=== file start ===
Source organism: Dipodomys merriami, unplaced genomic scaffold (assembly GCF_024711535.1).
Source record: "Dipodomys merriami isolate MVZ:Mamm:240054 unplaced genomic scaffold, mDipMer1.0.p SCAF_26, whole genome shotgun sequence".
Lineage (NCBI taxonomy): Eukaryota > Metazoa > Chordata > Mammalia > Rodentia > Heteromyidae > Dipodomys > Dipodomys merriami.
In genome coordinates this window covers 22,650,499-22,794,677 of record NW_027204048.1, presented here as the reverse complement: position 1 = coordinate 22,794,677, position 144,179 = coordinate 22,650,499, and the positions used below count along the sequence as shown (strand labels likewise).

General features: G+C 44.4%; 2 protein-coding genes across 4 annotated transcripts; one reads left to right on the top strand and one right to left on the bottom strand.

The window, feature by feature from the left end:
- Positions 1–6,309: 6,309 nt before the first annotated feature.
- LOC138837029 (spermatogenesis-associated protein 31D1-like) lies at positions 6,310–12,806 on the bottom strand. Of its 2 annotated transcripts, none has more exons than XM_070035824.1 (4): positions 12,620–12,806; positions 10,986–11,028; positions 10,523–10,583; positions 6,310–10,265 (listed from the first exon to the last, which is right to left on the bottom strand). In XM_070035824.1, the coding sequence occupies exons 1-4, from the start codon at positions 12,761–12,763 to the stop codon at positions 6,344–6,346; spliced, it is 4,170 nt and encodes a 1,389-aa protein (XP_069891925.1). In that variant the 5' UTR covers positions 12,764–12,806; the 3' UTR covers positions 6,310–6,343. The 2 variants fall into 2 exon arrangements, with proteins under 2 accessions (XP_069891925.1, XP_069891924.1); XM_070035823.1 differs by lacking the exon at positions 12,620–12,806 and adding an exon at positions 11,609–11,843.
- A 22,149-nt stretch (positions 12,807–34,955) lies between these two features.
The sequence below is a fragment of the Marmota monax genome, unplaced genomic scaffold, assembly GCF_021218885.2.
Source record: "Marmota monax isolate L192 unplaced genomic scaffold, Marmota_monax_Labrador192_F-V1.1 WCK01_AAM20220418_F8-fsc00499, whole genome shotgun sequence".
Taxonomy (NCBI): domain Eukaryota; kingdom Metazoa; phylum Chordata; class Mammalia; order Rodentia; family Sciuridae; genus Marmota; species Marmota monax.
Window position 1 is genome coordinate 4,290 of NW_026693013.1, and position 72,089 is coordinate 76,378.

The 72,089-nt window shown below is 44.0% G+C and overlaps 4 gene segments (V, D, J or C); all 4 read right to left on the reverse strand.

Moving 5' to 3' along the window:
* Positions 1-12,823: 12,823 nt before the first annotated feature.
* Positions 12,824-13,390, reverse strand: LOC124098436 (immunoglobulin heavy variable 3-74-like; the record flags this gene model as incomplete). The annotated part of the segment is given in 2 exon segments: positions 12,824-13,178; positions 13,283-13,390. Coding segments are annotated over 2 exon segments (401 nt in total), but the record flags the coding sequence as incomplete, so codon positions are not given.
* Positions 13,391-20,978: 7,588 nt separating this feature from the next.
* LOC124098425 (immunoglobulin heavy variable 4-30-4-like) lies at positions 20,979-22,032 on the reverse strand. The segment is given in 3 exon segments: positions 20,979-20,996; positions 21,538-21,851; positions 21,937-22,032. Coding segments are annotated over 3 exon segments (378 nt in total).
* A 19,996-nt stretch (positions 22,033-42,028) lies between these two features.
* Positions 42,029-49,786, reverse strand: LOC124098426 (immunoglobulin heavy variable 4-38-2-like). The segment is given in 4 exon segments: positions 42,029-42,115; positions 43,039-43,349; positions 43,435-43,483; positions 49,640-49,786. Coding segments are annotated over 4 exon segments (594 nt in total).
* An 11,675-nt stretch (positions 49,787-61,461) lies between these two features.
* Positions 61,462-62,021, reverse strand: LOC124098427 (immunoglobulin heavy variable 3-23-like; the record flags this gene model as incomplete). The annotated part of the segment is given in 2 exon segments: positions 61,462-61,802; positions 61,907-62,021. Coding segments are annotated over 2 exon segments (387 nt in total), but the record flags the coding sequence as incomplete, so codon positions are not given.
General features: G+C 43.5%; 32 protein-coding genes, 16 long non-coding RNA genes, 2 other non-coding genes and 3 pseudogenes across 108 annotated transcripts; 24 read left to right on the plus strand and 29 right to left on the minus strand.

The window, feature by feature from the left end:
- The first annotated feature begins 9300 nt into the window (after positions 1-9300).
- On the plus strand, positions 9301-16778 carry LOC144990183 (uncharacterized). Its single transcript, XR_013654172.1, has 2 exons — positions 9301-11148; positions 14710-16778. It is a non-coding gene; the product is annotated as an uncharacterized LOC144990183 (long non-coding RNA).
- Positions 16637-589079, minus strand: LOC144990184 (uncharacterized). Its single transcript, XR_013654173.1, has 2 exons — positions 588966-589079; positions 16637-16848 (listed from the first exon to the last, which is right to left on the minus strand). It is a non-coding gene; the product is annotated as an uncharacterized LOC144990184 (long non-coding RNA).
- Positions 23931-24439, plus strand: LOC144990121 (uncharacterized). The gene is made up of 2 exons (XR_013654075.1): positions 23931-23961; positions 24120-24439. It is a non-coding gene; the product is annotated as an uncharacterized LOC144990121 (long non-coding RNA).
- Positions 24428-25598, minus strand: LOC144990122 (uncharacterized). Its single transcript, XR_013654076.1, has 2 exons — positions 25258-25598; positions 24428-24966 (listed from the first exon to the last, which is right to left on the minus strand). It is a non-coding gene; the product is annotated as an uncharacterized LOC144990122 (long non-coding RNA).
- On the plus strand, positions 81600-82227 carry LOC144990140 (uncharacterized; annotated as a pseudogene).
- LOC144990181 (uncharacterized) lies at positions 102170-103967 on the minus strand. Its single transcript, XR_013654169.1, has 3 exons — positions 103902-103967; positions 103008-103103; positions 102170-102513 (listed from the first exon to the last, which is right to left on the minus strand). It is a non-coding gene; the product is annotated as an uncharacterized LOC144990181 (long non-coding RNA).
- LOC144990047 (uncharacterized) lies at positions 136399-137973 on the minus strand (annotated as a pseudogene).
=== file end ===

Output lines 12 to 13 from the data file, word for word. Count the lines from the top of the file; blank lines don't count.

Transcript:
Taxonomy (NCBI): domain Eukaryota; kingdom Metazoa; phylum Chordata; class Mammalia; order Rodentia; family Sciuridae; genus Marmota; species Marmota monax.
Window position 1 is genome coordinate 4,290 of NW_026693013.1, and position 72,089 is coordinate 76,378.